“J.D. Allen was a delight to get to know and he brought such clarity in his sound and magnificent musical performances. We’ve begun a new musical friendship. He’s definitely one of the strong, young players on the scene, carving his own space and receiving much deserved accolades from audiences and critics around the world.”
“The Brazilian icon Toninho Horta graced this recording with his stunning presence and artistry on acoustic guitar. Our duo version of his original, Francisca, is deep with passion. It was very special for me to play with this distinctively unique artist, beloved internationally. His presence was huge and truly special. I am honored by his enthusiasm and generous spirit that made it possible for me to record with him.”
Bobby Watson, Freddie Hendrix, J.D. Allen and Toninho Horta on recording Hues of a Different Blue with Rufus Reid:
J.D. Allen: “My generation, I think we need people like Rufus Reid, we really do, he’s very valuable, he’s right up there in the school with Betty Carter and Art Blakey. He has a lot to share, he does share, but being in a working situation with him, the way the recording went about, was really easy and a lot of fun, and I learned a lot, and I’m grateful to be here.”
Freddie Hendrix: Mr. Reid, I mean I could just go on and on about him. He’s one of my heroes, my inspiration, and I’m just happy to be a part of this project with him.
Bobby Watson: It’s been like a gift because I just didn’t think we’d ever get a chance to record together. You know we played together years ago and he’s one of the greatest bass players in the world, and such a gentleman. And to see how he works and talks to all the musicians and how relaxed he is and focused, very focused, in the studio. I was just extremely honored and privileged to be on this. I feel like as I wrap this session I’m a better musician than when I came in.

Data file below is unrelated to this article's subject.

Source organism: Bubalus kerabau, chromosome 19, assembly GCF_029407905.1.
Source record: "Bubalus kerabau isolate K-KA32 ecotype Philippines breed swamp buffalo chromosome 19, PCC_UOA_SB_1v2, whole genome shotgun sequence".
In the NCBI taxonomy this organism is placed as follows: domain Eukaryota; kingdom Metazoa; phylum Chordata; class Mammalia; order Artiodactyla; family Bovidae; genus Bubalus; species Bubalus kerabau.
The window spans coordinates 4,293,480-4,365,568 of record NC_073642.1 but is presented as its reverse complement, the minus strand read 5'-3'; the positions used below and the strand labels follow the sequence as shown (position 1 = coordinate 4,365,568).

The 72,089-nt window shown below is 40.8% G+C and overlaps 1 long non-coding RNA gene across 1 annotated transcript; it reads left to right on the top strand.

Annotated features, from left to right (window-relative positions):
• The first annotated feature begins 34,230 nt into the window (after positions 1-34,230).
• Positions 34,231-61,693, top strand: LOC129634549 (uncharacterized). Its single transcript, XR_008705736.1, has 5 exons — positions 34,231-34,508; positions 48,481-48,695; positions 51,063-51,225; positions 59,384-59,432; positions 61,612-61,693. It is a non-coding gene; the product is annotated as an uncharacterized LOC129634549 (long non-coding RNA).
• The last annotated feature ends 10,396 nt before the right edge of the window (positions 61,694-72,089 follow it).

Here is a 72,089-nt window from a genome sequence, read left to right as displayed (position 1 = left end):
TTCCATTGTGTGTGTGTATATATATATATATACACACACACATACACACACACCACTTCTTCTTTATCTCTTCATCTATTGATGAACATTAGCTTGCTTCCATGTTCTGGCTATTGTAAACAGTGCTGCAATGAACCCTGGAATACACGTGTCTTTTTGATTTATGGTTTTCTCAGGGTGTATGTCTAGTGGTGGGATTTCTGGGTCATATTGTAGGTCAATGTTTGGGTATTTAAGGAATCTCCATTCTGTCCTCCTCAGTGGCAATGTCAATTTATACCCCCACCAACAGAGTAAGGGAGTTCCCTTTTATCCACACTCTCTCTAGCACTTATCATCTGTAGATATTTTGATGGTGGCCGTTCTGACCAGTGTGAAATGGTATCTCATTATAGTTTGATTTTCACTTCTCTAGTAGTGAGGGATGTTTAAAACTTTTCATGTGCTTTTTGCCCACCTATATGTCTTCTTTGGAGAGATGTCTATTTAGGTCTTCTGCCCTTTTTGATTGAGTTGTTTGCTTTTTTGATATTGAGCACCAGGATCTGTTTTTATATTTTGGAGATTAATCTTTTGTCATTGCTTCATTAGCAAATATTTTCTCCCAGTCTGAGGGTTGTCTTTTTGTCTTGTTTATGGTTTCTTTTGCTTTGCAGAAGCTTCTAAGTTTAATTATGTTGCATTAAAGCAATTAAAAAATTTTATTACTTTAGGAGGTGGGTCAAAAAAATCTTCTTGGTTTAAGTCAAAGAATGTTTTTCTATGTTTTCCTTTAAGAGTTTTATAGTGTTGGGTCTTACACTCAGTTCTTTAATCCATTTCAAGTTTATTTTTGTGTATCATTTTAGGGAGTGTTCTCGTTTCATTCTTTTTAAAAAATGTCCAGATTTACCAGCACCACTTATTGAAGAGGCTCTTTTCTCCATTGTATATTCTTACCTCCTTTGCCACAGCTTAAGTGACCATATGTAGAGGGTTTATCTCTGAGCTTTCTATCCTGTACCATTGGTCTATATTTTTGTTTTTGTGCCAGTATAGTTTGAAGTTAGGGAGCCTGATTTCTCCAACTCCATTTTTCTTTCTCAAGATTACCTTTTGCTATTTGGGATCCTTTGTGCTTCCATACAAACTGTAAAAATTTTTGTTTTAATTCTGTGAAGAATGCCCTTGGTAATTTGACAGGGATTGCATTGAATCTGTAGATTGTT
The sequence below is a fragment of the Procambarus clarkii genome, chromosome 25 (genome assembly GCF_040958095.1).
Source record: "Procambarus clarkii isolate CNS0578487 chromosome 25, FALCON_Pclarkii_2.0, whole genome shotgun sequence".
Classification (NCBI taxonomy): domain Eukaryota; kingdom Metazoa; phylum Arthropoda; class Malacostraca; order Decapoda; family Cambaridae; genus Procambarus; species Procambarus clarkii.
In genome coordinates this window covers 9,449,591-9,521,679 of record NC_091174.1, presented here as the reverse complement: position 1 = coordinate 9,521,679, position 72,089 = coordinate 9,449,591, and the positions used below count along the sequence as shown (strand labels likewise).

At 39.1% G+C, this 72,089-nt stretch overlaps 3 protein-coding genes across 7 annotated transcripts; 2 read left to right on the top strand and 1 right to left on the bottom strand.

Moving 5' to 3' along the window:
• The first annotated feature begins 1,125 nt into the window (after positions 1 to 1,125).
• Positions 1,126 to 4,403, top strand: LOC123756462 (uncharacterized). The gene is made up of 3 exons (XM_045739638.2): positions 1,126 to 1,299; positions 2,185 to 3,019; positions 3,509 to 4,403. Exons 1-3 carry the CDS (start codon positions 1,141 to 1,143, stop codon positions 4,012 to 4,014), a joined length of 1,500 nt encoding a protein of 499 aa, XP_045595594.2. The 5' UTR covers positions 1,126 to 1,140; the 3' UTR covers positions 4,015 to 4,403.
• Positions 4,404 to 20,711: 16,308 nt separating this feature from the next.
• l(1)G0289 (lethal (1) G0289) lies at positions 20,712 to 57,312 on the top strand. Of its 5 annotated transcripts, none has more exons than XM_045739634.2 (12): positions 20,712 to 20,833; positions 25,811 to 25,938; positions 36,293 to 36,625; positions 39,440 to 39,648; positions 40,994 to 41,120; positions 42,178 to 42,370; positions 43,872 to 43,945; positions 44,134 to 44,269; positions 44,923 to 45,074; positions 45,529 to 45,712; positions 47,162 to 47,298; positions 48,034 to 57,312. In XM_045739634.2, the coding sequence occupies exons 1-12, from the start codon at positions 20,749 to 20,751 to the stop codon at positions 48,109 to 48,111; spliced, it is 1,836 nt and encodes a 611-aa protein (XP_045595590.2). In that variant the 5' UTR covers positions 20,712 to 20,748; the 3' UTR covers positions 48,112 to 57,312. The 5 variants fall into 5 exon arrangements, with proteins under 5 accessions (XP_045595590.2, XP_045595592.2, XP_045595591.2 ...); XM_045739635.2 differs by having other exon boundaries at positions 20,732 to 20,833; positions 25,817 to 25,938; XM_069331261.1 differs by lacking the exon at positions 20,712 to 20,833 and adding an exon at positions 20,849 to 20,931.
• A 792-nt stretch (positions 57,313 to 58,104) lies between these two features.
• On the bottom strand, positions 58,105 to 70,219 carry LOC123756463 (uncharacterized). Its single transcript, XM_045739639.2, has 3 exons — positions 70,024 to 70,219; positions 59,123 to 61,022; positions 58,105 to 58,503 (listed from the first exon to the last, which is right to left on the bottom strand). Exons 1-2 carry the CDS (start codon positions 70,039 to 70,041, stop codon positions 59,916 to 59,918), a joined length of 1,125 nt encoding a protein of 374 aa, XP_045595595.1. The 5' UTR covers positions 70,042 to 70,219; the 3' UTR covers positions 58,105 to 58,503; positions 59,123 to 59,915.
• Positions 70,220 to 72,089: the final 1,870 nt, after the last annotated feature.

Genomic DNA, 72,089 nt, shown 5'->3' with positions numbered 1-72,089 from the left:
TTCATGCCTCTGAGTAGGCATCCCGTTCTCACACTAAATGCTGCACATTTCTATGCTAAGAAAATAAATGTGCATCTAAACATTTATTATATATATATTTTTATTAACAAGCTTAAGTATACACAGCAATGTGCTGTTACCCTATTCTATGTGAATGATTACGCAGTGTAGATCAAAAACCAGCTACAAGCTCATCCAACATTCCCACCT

Toninho Horta: I was very lucky to have this kind of opportunity in my life. Not any Brazilian has the opportunity I have. Thank you Rufus, very much, from the deep of my heart. Love you. Thank you.
(Above quotes excerpted from video The Making of Hues of a Different Blue, produced by Suzi Reynolds and available at www.Redcatpublicity.com, on the “what’s new” page)
2008 John Simon Guggenheim Memorial Foundation Fellowship
2006 The Raymond and Beverly Sackler Composition Award - Presented to Reid for his big band work inspired by four sculptures of Elizabeth Catlett.
2006 ASCAP/ IAJE Commission for Established Jazz Composers
2005 Mellon Living Jazz Legacy Award 2001, International Society of Bassists Distinguished Achievement Award
2000 Charlie Parker Jazz Composition Prize – For Excellence and Creativity
1998 Jazz Educator Achievement Award – DOWNBEAT MAGAZINE
1997 Humanitarian Award - The International Association of Jazz Educators
1988 Congressional Achievement Award – In recognition of outstanding musicianship and contribution to the preservation of Jazz
Rufus Reid truly continues to be THE EVOLVING BASSIST.